Quick Review (read on for full review)
A fun, solid wintry classic crime read, perfect for reading over the Christmas holiday. 3 / 5
Summary (from Goodreads)
On Christmas Eve, heavy snowfall brings a train to a halt near the village of Hemmersby. Several passengers take shelter in a deserted country house, where the fire has been lit and the table laid for tea – but no one is at home.
Trapped together for Christmas, the passengers are seeking to unravel the secrets of the empty house when a murderer strikes in their midst.
This classic Christmas mystery is republished for the first time since the 1930s, with an introduction by the award-winning crime writer Martin Edwards.
“Miss Noyes,” replied Lydia, “suppose this house belonged to you, and you returned to it after the world’s worst snowstorm, would you rather find your larder empty or seven skeletons?…”
(From Mystery in White by J. Jefferson Farjeon, page 79)
I read this story for Festive Reads Fortnight 2019 but never got around to posting the review, so I waited a whole year so that I could as I thought it would seem quite out of season to do anything else.
Mystery in White is a fun, entertaining read. Now, if you think from the summary or even the book cover, which is just so lovely, that this story is like Agatha Christie’s Murder on the Orient Express, it is not. The stories are very much different.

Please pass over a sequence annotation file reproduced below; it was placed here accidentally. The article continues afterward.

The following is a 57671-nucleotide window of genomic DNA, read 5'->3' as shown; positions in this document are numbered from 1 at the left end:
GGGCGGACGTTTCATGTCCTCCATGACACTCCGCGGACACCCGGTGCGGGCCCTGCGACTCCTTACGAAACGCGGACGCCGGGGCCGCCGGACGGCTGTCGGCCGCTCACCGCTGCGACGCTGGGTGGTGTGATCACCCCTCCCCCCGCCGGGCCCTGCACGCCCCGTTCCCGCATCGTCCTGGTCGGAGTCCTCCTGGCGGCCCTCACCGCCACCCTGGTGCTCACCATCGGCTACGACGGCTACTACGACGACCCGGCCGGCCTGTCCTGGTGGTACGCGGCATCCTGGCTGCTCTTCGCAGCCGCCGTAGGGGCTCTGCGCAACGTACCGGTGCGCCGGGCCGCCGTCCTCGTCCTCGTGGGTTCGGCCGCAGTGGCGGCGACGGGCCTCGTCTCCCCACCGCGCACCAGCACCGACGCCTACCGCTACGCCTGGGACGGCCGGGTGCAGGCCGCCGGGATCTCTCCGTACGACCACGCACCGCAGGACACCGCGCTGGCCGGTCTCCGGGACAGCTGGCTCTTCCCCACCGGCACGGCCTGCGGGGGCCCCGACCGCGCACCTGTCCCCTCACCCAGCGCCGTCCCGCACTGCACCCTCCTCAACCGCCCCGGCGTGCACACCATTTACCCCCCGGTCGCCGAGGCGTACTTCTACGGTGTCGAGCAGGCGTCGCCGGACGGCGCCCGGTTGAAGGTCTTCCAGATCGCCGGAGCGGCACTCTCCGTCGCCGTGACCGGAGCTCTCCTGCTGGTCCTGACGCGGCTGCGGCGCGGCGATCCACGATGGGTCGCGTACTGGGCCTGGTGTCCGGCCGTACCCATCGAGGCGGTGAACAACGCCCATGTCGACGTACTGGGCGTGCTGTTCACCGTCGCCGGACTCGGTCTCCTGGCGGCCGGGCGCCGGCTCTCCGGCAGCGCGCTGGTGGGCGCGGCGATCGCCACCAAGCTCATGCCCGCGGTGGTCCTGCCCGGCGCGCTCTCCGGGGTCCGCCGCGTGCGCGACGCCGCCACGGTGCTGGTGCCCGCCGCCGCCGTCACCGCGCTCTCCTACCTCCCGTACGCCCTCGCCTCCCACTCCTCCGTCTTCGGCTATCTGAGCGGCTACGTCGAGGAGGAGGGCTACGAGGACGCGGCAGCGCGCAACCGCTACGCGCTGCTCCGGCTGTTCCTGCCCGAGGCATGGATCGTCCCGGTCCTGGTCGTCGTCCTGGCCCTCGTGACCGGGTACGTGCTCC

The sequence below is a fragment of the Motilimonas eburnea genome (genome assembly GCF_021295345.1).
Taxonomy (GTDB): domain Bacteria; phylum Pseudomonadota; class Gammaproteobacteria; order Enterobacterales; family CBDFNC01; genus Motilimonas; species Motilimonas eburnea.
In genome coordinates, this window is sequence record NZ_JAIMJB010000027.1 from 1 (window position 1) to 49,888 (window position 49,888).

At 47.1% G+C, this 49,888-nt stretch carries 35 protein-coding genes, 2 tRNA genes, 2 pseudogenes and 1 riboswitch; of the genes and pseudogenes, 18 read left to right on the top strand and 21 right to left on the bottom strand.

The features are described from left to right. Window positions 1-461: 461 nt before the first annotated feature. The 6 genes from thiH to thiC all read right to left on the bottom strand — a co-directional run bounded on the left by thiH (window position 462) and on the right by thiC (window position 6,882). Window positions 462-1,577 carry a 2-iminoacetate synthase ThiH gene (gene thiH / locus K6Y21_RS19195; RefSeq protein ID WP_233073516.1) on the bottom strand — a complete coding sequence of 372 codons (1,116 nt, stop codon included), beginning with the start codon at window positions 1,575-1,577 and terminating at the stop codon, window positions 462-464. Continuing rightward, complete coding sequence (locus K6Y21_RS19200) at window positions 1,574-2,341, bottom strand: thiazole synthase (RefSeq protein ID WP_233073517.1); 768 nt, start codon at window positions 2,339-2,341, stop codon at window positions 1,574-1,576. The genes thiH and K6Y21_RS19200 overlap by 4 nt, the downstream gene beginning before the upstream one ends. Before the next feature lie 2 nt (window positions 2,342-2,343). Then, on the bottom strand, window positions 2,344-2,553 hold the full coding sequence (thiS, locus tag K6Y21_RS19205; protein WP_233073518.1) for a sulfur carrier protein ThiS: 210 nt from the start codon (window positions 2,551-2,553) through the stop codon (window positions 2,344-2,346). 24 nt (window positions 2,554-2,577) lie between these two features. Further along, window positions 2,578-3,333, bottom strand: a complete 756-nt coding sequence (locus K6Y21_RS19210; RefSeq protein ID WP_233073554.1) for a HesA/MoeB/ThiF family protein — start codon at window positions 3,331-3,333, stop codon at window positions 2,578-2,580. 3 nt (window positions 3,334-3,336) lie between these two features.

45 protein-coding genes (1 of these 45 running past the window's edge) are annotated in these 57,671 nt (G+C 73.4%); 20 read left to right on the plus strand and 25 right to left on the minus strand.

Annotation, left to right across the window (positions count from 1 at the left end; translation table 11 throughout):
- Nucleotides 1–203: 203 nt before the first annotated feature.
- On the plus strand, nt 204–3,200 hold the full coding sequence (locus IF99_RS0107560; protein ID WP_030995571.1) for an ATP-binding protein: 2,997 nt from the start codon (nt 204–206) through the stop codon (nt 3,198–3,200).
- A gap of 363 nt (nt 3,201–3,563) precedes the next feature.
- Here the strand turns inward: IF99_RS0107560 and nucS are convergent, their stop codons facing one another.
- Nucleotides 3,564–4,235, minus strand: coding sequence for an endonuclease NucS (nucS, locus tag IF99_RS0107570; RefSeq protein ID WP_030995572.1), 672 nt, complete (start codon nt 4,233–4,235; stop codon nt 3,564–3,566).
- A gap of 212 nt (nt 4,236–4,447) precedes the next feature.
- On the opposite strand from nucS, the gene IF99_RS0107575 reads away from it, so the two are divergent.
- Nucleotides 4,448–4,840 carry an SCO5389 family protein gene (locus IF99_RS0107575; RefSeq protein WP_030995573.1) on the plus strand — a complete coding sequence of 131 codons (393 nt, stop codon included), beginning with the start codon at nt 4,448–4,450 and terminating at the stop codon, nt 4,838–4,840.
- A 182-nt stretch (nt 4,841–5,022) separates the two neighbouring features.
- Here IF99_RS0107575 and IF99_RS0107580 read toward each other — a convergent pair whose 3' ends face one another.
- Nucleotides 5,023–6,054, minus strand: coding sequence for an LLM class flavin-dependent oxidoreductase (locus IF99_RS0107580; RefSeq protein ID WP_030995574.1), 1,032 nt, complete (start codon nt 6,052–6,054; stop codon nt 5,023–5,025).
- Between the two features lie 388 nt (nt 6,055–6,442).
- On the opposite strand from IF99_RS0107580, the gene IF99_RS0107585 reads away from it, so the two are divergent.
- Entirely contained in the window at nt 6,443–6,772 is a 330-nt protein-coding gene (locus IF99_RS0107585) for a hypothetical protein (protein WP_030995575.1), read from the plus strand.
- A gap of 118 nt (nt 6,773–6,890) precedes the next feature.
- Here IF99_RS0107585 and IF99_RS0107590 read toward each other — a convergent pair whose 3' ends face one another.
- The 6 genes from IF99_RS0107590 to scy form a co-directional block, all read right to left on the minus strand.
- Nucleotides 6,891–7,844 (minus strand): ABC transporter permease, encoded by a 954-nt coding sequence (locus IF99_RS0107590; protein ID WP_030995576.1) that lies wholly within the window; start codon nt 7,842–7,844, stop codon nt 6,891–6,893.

The premise is very good and the isolated location and set up of what’s to come pulled me right into the story. The cast of characters was interesting and varied. Each brought something different to the narrative, but that being said, I didn’t particularly warm to many of them. The setting was my favourite part of the story. Set one Christmas Eve in the 1930s, we are treated to a train ride, snowstorm and isolated country house. The story itself has a number of elements of the classic crime story: a locked room mystery, a murder, a list of suspects who hitherto have been strangers to one another, a little atmospheric spookiness…
The main problem I had with this story (and it is the same problem I had with the only other J. Jefferson Farjeon story I have read, The Z Murders – see my review here), is that the author has a habit of introducing new characters much later in the story than is often usual for a mystery. And these characters are main characters around which the rest of the story seems to build. Most readers who enjoy mysteries, enjoy trying to solve it as the story unfolds, and that becomes a little difficult when important elements of the tale are deliberately withheld by the author.
However, it is still a fun read if you’re looking for a typically British golden age crime story, and I think it would be an entertaining choice if it was ever picked up for TV or film.
I’ve really been enjoying making a way through the British Library Crime Classics, and although Mystery in White is not my favourite out of the ones I’ve so far read, it was certainly worth a read, especially in the run up to Christmas.